A prolific Kashmiri writer
Who left unwept & unsungHANAFI SOPORI: 1867
1937DR. JAVID IQBAL
Hanafi Sopori was born eight years before Allama Iqbal and he died a year before poet-of-the-east
left for his eternal abode. The sheer volume of Hanafi’s poetry, and the quality of it should have
qualified him for at least a fraction of fame that c
ame Iqbal’s way. Instead, he left unwept and
unsung. But for the efforts of later day scholars, the literary experts, Hanafi would have remained aname unknown. Scholars like Prof. Mohi-ud-Din Hajni and Saifi Sopori brought forth the literaryexploits of Hanafi Sopori.
Pir’, Hanafi Sopori belonged to a family of ‘Madrasa’ teachers, in an age where‘Madrasas’ were sole centers of learning in a sea of illiteracy. Apart from leading the prayers, he
would as was the practice impart lessons in Quran in his locality. And in the process continue withhis monumental literary work. The work that encompasses 27 books in 42 years of literary work. Theworks are mainly a poetic composition of popular tales of yore like Jang Nama Amir Hamza, whichrelates exploits of Amir Hamza [pseudonym not relating to uncle of Prophet Mohammad (SaW)] AlifLaila [an account of famous Arabic series of tales related over one thousand and one nights]. Nearer
home, Hanafi relates the saga of Habba Khatoon…the poetess queen of
Kashmir. There are scores
of other books, relating other popular tales of the past…Hatam Nama, Laila Majnoon, Gul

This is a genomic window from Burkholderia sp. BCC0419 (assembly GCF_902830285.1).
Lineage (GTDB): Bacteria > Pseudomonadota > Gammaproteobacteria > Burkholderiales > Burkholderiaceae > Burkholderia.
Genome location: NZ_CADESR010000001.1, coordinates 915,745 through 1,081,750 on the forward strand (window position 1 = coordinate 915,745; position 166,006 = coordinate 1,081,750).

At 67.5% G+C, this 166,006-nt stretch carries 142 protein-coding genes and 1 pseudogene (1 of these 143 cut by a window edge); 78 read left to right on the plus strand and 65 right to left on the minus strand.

-e-Sonober.These poetic compositions might not have been original works. These tales were known, relatedwith relish by the story tellers of the past. They were related in every land amongst varied religious,
cultural, linguistic and ethnic groupings. The ones prevalent in vale of Kashmir over half a millennium
of post-Islamic era related in part to Islamic lands, though not religious in essence. Instead thecultural essence remained the main element. And there were many stories which were Kashmirspecific like the legend of Habba Khatoon and Ak-e-Nundun. There was fair element of fantasy. Thestory tellers of yore were a prized entertainment of the days when the mechanized audio-visual
displays of modern times were not in sight. These story tellers had an audience who wanted to
enliven an evening. They could render the stories like the ones written by Hanafi out of memory inan artful manner.
The sheer size of Hanafi Sopori’s work is amazing. It was over two decades after his death that Prof.
Hajni in an essay entitled Kashmiri poetry in a Sahyita Academy publication introduced Hanafi
Sopori’s work in wider literary circles. Bringing forth the
literary exploits of Hanafi fell on the dexterity
of Professor Mohi-ud-
Din Hajni, and the ever caring nature of Saifi Sopori. Prof. Hajni’s literary grace
remains, though his physical remains have mingled with mother earth. His literary exploits hardlyneed a mention. Very few in the recent past have unearthed the literary treasures of Kashmir as
Prof. Hajni. And Saifi Sopori incapacitated with advancing age, remains a part of Kashmir’s literary
milieu. Way back in fifties of 20th century, he was my English teacher in Sopore High School, during
a period when my father---Prof. Saif-ud-Din was Principal of Sopore College [1952
59]. I have notseen a better exponent of English language than Saif-ud-Din Saifi in my worldwide travels. The wayhe would expound the poetic tunes of Keats, Byron, Wordsworth or the Shakespearean dramareverberates over half a century ahead of those good old days!
Along with these literary giants, it may not remain without a note that Hanafi’s grand
ji has a major role
in stoking literary interest in her grandfather. Atiqa ji’s role in providing the pride of place to the relics of Kashmir’s past has to be seen to be believed. It is a matter of surprise, asindeed anyone who visits her museum of Kashmir’s heritage would
be, as to why it has not becomea center of pilgrimage for Valleyites. The museum has literally everything that a valleyite would like